Panelists Mark Bates, Johnny Boursiquot, and Carmen Andoh discuss Go and open source — what is it, the value in contributing, what it means to be a maintainer, best practices, and the recent blog post from Chris Siebenmann titled “Go is Google’s language, not ours.”
We’re talking with Brett Cannon for a behind the scenes look at Guido stepping down as Python’s BDFL (Benevolent dictator for life) and the process they had to go through to establish a new governance model, the various proposed PEPs to establish this new direction, the winning PEP, and what the future holds for Python.
Adam Wathan was gracious enough to invite me on Full Stack Radio to discuss why and how we built this very platform that I’m using to write and you’re using to read.
Most of the show focuses on Elixir itself, with topics ranging from pattern matching and immutability to the pipe operator and deployment. Adam also got me to confess a dirty little secret… I still don’t really know what GenServers are! 😱
By one account, former npm CTO C J Silverio’s talk “rocked JS Conf EU over the weekend”. If you know some of the history and are already familiar with the challenges of centralization, scrub to the end for the BIG announcement.
Generate basic CSS Grid code to make dynamic layouts!
The report focuses on 5 questions about the internet.
- Is it safe?
- How open is it?
- Who is welcome?
- Who can succeed?
- Who controls it?
The answer is complicated, and the report doesn’t make any particular conclusions so much as share a series of research & stories about each topic. Includes some fascinating looks at what’s going on in AI, inclusive design, open source, decentralization and more.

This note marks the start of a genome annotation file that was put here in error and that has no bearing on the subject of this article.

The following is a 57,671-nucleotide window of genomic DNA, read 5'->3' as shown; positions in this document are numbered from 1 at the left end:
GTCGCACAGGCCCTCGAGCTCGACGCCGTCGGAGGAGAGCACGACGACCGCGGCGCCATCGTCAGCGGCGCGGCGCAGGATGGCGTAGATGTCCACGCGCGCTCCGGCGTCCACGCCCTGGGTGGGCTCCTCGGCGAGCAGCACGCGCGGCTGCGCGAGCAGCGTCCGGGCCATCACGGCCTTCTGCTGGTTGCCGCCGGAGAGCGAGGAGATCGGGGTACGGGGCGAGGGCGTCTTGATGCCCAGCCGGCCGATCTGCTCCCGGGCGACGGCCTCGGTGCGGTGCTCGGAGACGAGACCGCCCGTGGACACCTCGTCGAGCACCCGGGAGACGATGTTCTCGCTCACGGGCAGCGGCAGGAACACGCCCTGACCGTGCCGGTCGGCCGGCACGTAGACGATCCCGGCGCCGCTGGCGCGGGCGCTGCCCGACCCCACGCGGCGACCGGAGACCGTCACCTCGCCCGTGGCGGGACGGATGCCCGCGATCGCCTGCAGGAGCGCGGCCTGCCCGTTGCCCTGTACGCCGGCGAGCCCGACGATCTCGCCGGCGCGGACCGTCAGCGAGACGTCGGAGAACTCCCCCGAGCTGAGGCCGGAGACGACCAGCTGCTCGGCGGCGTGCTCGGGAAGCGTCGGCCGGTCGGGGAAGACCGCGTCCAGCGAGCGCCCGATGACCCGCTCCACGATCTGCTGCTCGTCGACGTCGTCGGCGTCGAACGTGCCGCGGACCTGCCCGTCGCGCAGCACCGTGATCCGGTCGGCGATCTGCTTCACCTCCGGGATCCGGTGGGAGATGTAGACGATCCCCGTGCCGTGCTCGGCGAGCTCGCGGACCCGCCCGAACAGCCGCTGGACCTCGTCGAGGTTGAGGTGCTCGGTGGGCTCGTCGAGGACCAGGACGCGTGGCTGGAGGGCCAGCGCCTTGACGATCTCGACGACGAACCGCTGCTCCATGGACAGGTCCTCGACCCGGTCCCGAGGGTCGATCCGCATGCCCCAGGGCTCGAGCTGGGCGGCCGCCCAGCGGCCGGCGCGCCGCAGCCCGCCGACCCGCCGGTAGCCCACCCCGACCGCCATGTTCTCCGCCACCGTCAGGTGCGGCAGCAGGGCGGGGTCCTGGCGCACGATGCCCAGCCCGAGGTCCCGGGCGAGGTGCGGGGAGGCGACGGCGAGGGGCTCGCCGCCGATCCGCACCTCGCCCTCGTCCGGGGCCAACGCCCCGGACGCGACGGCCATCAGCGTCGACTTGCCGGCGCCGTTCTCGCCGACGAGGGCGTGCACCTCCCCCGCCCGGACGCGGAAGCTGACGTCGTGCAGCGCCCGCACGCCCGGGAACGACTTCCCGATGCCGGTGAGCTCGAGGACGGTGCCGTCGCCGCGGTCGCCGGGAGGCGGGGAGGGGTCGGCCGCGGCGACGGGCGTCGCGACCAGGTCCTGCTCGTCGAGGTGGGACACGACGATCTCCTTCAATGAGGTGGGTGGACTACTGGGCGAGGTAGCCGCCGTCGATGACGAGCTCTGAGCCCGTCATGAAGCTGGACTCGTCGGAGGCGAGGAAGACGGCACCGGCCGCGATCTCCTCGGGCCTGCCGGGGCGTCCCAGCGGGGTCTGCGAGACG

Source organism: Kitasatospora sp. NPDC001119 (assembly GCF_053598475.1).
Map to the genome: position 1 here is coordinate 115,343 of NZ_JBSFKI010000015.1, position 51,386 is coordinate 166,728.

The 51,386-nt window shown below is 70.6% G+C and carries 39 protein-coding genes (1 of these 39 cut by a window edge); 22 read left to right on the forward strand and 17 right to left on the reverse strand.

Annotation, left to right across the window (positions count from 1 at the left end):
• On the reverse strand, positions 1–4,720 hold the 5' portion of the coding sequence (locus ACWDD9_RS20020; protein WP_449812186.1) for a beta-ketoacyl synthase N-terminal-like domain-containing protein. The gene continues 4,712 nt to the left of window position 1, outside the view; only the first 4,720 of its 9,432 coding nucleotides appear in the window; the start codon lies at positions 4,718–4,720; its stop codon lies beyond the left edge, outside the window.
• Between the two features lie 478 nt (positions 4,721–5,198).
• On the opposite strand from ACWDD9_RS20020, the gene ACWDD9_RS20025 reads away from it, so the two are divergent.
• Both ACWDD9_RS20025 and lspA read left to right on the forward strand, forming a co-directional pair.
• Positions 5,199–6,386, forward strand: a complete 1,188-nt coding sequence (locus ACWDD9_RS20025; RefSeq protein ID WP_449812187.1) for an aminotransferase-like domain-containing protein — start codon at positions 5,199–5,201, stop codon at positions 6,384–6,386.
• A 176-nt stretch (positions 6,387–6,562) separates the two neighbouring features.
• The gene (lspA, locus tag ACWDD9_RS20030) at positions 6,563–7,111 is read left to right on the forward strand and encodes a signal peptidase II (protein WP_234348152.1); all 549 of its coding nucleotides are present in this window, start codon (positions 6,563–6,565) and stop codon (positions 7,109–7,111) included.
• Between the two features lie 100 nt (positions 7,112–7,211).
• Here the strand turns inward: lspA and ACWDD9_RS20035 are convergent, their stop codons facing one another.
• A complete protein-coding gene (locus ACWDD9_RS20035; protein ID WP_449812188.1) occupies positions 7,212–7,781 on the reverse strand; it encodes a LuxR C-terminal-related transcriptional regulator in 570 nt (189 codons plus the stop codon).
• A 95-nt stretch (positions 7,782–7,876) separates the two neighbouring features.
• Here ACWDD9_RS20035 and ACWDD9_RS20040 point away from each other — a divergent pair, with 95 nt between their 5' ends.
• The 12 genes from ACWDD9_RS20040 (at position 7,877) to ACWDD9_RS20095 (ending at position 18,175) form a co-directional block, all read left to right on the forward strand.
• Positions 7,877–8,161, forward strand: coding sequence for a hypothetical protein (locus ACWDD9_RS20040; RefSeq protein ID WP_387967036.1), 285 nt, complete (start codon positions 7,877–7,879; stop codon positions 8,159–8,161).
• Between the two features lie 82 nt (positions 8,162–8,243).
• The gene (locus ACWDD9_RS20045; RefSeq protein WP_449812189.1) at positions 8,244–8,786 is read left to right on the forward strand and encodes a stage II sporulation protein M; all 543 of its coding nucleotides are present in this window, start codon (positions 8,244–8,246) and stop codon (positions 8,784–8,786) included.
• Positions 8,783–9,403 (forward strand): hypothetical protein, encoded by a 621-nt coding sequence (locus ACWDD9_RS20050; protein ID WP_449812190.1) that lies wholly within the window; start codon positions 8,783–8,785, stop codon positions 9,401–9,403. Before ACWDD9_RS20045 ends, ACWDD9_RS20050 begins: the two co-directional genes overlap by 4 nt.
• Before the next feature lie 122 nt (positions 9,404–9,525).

Sophie Alpert writes on Increment:
Many companies hope that releasing an open-source project will pay dividends in the form of code contributions from people outside the organization—but I’ve never seen that work in practice. Responding to issues, answering usage questions, carefully planning release schedules: It all takes time. Even code contributions, despite their reputation as the big reward that’s supposed to make corporate open source worthwhile, are rarely the panacea they’re made out to be.
If you’re looking to optimize your company’s open source development strategy, read this!
We’re talking with Victor Zhou about the explosion of the .io game genre. We talked through all the details around building and running one of these games, the details behind Victor’s super popular game called Generals — which he eventually sold, and we also covered the economics behind creating and selling one of these games.
From Stephen Wolfram himself on his personal blog: